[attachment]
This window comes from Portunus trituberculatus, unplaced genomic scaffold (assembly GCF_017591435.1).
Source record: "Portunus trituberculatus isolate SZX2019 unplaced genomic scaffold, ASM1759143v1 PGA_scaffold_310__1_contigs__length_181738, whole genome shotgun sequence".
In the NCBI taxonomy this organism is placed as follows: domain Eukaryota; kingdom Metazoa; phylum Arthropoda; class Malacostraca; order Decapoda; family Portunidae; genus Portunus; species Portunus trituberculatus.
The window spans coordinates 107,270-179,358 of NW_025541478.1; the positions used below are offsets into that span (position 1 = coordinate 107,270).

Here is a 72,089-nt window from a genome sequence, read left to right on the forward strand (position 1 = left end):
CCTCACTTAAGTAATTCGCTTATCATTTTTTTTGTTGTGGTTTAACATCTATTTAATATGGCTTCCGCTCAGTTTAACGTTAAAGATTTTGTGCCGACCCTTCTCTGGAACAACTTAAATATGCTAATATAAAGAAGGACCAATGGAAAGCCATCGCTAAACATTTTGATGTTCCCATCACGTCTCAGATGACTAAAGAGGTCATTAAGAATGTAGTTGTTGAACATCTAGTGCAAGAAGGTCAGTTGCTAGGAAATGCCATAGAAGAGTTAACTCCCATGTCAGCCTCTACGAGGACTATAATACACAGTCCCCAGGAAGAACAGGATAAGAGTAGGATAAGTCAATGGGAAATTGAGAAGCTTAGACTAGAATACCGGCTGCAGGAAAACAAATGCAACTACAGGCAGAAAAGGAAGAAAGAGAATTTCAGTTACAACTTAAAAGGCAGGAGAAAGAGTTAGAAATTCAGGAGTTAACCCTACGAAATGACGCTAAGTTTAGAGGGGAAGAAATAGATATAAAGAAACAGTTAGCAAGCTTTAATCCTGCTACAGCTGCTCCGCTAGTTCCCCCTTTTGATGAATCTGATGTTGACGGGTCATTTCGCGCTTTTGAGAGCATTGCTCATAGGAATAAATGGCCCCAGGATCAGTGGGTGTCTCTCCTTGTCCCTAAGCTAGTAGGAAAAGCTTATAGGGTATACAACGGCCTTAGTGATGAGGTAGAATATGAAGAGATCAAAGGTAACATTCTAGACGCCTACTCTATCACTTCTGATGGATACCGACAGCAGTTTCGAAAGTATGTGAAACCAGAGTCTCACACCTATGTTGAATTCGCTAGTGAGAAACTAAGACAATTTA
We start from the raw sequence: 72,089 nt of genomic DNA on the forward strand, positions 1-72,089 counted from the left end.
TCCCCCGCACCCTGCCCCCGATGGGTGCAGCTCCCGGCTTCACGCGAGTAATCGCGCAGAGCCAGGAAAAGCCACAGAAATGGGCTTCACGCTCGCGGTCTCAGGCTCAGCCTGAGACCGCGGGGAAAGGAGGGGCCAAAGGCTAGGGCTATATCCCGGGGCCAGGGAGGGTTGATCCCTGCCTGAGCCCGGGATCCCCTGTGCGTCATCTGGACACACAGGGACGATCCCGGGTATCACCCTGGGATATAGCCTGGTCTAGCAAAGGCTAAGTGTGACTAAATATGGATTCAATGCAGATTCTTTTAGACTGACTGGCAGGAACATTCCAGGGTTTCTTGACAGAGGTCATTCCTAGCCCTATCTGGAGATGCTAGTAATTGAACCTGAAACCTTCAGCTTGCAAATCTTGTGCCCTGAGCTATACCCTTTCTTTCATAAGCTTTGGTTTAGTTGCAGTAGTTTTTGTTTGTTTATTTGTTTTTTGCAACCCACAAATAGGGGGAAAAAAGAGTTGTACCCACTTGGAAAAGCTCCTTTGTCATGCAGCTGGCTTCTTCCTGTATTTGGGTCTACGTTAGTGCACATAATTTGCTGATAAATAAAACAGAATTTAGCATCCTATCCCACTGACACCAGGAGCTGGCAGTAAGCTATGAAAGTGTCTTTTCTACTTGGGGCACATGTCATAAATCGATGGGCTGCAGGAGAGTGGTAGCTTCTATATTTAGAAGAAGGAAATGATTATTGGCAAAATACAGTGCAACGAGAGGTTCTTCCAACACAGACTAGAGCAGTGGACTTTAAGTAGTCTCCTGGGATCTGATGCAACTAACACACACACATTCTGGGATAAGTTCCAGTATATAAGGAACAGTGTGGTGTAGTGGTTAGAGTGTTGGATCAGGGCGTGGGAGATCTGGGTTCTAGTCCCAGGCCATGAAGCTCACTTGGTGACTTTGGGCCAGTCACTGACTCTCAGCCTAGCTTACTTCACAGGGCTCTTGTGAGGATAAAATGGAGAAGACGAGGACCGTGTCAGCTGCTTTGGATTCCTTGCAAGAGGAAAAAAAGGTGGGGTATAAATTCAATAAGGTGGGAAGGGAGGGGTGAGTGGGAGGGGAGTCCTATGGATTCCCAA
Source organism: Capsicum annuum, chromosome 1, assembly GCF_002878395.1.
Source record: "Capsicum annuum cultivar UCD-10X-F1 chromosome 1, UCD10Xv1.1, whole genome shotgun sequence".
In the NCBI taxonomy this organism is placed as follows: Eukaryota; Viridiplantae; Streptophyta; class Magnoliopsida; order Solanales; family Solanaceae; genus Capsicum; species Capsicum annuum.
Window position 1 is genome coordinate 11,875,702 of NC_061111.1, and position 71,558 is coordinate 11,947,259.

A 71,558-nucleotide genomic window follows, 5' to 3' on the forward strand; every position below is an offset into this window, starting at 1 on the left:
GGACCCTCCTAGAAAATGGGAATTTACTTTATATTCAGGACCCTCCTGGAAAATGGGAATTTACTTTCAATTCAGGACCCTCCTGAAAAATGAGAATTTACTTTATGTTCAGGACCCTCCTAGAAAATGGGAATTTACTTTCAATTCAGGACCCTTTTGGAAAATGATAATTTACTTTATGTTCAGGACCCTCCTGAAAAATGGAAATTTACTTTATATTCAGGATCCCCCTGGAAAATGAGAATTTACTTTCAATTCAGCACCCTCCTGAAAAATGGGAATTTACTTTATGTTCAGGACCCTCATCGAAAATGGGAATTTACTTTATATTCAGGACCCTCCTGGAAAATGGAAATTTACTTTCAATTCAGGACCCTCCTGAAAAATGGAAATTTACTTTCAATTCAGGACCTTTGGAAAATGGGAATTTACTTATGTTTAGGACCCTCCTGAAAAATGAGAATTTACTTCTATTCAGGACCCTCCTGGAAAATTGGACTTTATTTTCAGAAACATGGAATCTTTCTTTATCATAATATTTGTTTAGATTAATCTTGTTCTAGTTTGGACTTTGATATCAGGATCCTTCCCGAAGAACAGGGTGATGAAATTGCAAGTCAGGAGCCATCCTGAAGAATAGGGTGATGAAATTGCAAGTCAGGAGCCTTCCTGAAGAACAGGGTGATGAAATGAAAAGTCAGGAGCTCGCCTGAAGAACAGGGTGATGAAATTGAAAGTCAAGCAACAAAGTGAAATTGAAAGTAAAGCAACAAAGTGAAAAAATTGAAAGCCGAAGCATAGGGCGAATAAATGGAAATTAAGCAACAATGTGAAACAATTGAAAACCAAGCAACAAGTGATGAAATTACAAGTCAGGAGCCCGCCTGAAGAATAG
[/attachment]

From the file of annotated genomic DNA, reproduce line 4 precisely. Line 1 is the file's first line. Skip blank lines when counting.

The window spans coordinates 107,270-179,358 of NW_025541478.1; the positions used below are offsets into that span (position 1 = coordinate 107,270).